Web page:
ASCE Illinois awards Outstanding Achievement Award to BNSF Railway Bridge Project
The reconstruction of the Burlington Northern Santa Fe (BNSF) Railway Bridge faced numerous challenges.
It’s one of the busiest railway bridges in the region. It crosses one of the busiest sections of interstate highway in Northern Illinois. And its surrounded on three sides by public parks and, on the fourth side, a public works facility.
To overcome those challenges and deliver the reconstruction on time and within budget took careful planning, close coordination with numerous affected entities and innovative thinking by an extraordinary team of engineers and contractors.
The efforts were recognized by the American Society of Civil Engineers, Illinois Section, which honored the BNSF Railway Bridge Project with an Outstanding Civil Engineering Achievement Award at a ceremony in Chicago.
ASCE Illinois presents awards to engineering projects that exhibit the greatest engineering skills and represents the greatest contributions to civil engineering progress. The $96 million BNSF Railway Bridge Project was selected in the category for bridge projects in the range of $25 million to $100 million.
The Illinois Tollway thanked the BNSF Railway Bridge Project team led by Gannett Fleming as the lead design firm, structural engineer and civil rail engineer; TranSystems and H.R. Green as construction managers; and Walsh Construction as the prime contractor.
The Tollway reconstructed the BNSF Railway Bridge to accommodate widening of the Central Tri-State Tollway (I-294). The I-294 reconstruction project adds a fifth lane and a flex lane and widens the shoulders to current standards. There was no room under the original 50-year-old bridge to safely add traffic lanes in both directions.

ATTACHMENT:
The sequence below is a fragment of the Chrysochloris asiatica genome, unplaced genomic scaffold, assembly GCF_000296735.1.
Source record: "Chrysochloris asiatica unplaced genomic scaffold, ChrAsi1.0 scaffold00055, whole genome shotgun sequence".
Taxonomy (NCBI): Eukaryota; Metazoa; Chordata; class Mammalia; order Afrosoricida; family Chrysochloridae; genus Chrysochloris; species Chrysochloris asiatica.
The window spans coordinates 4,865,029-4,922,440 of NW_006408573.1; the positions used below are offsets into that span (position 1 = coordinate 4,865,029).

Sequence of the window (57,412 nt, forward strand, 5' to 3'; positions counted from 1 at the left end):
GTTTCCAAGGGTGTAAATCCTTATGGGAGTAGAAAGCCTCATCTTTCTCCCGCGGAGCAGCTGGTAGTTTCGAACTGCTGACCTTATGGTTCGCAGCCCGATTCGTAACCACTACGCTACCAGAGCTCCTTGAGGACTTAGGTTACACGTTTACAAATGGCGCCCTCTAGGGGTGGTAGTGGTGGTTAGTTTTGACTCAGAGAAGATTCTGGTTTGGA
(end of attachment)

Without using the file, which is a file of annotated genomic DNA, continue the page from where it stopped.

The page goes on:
Design on the BNSF Railway Bridge Project started in 2014, with construction beginning in 2019. The project was completed on time and within budget in 2022.
The Tollway removed the existing BNSF Railway Bridge and replaced it with a longer, wider two-span steel beam structure to accommodate four tracks and allow for reconstruction and widening of I-294. The new fourth track will be used by BNSF for maintenance purposes.
One of the most impressive features of the project was reconstructing a bridge in one of the busiest transportation corridors in the region. This bridge carries near-constant rail traffic over a section of I-294 that carries approximately 200,000 vehicles a day. On average, approximately 104 Metra and Amtrak trains cross this bridge daily, as well as 52 daily freight trains.
Innovation was key to minimize disruptions to Tollway customers and rail traffic and keep the project on schedule. The Tollway ensured uninterrupted rail operations by building a temporary bypass bridge – also known as a “shoofly.” And, for the first time ever on a Tollway project, self-propelled modular transporter (SPMT) technology was used to install the shoofly. SPMT technology reduced customer impact to two weekends, compared to two months of overnight and weekend lane closures with full stops typically scheduled for conventional bridge construction.
The Tollway worked in close coordination with IDOT, Metra, BNSF Railway, Cook County, as well as the villages of Hinsdale and Western Springs and the Western Springs Park District.